Background and Aims: As mast cells (MC) serve as a link between mucosal immune activity and the nervous system, it is likely they also play a role in the pathogenesis of irritable bowel syndrome (IBS). This connection might be an important factor in the development of IBS-related symptoms.

Method: This overview comprises 36 case-control studies published from 2000 to 2018 that investigated MC in bowel biopsies of IBS patients and controls. The studies were selected from PubMed, EMBASE, Central, SemanticScholar by an electronic search, performed using RISMed R package.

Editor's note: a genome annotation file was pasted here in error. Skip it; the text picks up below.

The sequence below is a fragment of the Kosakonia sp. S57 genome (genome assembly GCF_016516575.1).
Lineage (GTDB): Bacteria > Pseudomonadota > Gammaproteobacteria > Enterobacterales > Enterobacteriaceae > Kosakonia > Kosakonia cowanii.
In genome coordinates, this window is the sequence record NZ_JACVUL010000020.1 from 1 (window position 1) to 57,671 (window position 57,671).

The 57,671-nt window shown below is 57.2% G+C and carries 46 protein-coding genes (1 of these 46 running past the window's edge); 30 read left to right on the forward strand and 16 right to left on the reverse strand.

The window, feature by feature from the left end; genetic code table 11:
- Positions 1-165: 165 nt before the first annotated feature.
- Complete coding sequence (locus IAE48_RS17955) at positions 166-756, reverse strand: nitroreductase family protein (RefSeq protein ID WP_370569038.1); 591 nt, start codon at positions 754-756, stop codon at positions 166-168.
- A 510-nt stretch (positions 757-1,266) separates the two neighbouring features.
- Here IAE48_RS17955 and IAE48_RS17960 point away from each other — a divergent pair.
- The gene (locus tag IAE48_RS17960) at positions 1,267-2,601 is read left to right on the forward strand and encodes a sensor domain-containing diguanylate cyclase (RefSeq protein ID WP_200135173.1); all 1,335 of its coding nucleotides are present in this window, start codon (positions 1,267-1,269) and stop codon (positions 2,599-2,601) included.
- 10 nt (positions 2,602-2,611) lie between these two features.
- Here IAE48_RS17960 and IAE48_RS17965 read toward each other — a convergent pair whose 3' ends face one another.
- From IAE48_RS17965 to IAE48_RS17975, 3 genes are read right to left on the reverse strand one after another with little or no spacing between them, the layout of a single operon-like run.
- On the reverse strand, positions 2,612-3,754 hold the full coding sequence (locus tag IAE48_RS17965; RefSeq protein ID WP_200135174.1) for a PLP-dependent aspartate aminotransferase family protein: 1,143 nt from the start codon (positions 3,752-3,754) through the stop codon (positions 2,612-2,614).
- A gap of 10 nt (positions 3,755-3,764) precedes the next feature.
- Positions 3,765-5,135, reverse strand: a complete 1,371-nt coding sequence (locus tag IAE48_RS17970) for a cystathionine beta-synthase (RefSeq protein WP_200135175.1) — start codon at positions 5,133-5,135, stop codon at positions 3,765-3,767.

Results: Significantly increased mucosal MC counts/or density in IBS patients compared to controls was observed in 30 studies. Five studies reported no differences and only one of the studies found a decreased amount of MC in an IBS patient. Furthermore, 15 studies made a statement regarding the correlation between the amount of MC and IBS associated symptoms. A significant positive correlation between MC count and IBS-associated symptoms was found in six investigations. A negative correlation was not reported.

Conclusion: The results support the idea that MC are involved in IBS pathophysiology as key players in the interplay between psychological factors and the frequency and severity of IBS symptoms.


Mast cells, irritable bowel syndrome, functional gastrointestinal disorder, visceral hypersensitivity